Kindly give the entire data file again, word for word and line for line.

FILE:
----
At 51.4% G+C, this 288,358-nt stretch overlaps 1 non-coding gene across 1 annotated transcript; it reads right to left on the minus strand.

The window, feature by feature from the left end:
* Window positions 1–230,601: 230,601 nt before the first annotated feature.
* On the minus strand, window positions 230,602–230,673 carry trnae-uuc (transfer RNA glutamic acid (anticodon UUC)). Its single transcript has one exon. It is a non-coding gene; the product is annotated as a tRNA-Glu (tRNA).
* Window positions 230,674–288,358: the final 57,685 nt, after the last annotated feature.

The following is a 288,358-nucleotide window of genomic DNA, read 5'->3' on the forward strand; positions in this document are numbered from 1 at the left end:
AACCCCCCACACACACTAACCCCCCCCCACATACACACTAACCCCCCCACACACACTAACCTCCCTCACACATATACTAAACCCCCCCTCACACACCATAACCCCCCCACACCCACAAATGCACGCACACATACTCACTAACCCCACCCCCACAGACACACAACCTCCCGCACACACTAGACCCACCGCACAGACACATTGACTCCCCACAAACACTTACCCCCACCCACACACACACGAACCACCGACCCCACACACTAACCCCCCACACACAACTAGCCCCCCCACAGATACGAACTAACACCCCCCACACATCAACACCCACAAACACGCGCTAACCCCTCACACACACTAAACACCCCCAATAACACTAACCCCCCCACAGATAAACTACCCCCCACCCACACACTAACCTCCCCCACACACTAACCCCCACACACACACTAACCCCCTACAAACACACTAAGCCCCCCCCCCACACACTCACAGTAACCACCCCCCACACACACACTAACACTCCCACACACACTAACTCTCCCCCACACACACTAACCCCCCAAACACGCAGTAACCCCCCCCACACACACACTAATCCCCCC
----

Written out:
At 51.4% G+C, this 288,358-nt stretch overlaps 1 non-coding gene across 1 annotated transcript; it reads right to left on the minus strand.

The window, feature by feature from the left end:
* Window positions 1–230,601: 230,601 nt before the first annotated feature.
* On the minus strand, window positions 230,602–230,673 carry trnae-uuc (transfer RNA glutamic acid (anticodon UUC)). Its single transcript has one exon. It is a non-coding gene; the product is annotated as a tRNA-Glu (tRNA).
* Window positions 230,674–288,358: the final 57,685 nt, after the last annotated feature.

The following is a 288,358-nucleotide window of genomic DNA, read 5'->3' on the forward strand; positions in this document are numbered from 1 at the left end:
AACCCCCCACACACACTAACCCCCCCCCACATACACACTAACCCCCCCACACACACTAACCTCCCTCACACATATACTAAACCCCCCCTCACACACCATAACCCCCCCACACCCACAAATGCACGCACACATACTCACTAACCCCACCCCCACAGACACACAACCTCCCGCACACACTAGACCCACCGCACAGACACATTGACTCCCCACAAACACTTACCCCCACCCACACACACACGAACCACCGACCCCACACACTAACCCCCCACACACAACTAGCCCCCCCACAGATACGAACTAACACCCCCCACACATCAACACCCACAAACACGCGCTAACCCCTCACACACACTAAACACCCCCAATAACACTAACCCCCCCACAGATAAACTACCCCCCACCCACACACTAACCTCCCCCACACACTAACCCCCACACACACACTAACCCCCTACAAACACACTAAGCCCCCCCCCCACACACTCACAGTAACCACCCCCCACACACACACTAACACTCCCACACACACTAACTCTCCCCCACACACACTAACCCCCCAAACACGCAGTAACCCCCCCCACACACACACTAATCCCCCC